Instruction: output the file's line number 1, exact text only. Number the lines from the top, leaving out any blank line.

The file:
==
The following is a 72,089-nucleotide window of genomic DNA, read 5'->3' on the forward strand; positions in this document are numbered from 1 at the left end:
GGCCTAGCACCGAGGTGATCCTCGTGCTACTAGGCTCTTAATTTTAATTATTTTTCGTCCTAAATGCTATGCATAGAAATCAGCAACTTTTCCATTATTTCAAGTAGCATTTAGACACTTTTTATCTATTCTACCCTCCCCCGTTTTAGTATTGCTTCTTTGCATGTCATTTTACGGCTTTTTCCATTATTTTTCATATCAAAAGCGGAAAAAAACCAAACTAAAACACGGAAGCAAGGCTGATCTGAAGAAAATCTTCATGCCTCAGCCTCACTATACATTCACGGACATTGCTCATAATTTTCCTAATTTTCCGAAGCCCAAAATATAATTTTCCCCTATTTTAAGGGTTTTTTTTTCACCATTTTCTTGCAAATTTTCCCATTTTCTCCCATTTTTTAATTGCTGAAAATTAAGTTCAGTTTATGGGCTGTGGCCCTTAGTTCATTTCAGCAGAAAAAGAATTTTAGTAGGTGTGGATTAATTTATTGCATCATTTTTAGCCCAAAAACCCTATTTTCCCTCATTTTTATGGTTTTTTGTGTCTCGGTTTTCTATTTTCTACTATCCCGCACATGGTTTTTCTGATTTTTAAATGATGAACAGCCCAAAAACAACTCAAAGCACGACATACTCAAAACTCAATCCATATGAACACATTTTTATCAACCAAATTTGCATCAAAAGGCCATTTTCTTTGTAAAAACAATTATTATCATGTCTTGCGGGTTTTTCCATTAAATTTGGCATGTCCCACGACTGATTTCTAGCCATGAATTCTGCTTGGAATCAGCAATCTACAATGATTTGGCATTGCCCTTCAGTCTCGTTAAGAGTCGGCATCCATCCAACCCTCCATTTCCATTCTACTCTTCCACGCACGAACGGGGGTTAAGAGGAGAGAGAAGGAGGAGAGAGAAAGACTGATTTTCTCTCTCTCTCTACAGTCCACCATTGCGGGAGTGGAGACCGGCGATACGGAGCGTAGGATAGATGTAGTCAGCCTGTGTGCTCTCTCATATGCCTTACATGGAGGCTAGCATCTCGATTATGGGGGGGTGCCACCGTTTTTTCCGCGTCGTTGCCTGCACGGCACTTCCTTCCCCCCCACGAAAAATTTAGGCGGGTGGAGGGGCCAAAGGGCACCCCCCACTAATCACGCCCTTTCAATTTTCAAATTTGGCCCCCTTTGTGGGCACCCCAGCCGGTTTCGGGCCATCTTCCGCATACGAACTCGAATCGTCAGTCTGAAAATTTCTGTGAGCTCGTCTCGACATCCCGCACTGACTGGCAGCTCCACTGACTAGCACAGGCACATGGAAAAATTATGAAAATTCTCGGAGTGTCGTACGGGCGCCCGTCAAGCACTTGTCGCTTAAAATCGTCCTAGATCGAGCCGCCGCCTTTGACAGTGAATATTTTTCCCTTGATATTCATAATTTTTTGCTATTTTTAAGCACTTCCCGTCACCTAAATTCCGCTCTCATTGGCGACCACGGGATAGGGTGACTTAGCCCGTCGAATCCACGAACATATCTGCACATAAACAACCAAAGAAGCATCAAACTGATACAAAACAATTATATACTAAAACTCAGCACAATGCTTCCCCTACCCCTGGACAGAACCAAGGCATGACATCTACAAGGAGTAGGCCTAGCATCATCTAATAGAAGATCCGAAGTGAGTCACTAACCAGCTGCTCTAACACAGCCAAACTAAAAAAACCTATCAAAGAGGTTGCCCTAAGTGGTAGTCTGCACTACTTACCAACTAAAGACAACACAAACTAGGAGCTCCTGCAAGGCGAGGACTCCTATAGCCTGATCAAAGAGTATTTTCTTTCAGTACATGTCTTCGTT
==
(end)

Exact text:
The following is a 72,089-nucleotide window of genomic DNA, read 5'->3' on the forward strand; positions in this document are numbered from 1 at the left end: